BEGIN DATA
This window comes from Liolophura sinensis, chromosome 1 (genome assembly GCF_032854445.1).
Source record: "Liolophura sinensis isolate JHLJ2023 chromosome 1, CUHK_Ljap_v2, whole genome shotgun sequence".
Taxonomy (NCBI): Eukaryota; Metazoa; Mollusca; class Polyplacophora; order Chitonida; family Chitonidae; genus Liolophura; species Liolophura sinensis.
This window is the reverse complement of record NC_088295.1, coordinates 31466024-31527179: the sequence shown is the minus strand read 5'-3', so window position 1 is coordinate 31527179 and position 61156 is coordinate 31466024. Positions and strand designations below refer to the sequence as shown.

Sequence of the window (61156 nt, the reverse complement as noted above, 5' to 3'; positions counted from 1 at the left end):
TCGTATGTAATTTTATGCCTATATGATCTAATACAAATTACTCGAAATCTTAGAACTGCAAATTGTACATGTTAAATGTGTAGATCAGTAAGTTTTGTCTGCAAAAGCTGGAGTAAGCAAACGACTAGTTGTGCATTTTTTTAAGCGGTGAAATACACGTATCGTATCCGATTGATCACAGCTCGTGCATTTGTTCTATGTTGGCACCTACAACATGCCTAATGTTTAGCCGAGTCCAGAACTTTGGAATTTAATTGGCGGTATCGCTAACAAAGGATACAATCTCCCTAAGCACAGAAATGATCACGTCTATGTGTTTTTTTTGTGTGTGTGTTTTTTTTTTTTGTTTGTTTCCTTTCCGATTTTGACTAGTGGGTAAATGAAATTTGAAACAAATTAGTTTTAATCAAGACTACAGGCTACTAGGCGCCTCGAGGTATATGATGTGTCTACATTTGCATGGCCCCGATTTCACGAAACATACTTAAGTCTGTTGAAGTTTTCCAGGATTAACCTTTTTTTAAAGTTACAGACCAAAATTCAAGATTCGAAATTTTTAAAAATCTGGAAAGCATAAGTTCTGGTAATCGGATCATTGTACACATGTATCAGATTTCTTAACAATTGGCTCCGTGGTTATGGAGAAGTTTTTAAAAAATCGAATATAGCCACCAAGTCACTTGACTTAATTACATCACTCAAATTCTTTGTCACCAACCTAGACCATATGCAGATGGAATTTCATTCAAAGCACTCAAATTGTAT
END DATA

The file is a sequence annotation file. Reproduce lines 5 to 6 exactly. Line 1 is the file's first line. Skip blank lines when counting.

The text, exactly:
Sequence of the window (61156 nt, the reverse complement as noted above, 5' to 3'; positions counted from 1 at the left end):
TCGTATGTAATTTTATGCCTATATGATCTAATACAAATTACTCGAAATCTTAGAACTGCAAATTGTACATGTTAAATGTGTAGATCAGTAAGTTTTGTCTGCAAAAGCTGGAGTAAGCAAACGACTAGTTGTGCATTTTTTTAAGCGGTGAAATACACGTATCGTATCCGATTGATCACAGCTCGTGCATTTGTTCTATGTTGGCACCTACAACATGCCTAATGTTTAGCCGAGTCCAGAACTTTGGAATTTAATTGGCGGTATCGCTAACAAAGGATACAATCTCCCTAAGCACAGAAATGATCACGTCTATGTGTTTTTTTTGTGTGTGTGTTTTTTTTTTTTGTTTGTTTCCTTTCCGATTTTGACTAGTGGGTAAATGAAATTTGAAACAAATTAGTTTTAATCAAGACTACAGGCTACTAGGCGCCTCGAGGTATATGATGTGTCTACATTTGCATGGCCCCGATTTCACGAAACATACTTAAGTCTGTTGAAGTTTTCCAGGATTAACCTTTTTTTAAAGTTACAGACCAAAATTCAAGATTCGAAATTTTTAAAAATCTGGAAAGCATAAGTTCTGGTAATCGGATCATTGTACACATGTATCAGATTTCTTAACAATTGGCTCCGTGGTTATGGAGAAGTTTTTAAAAAATCGAATATAGCCACCAAGTCACTTGACTTAATTACATCACTCAAATTCTTTGTCACCAACCTAGACCATATGCAGATGGAATTTCATTCAAAGCACTCAAATTGTAT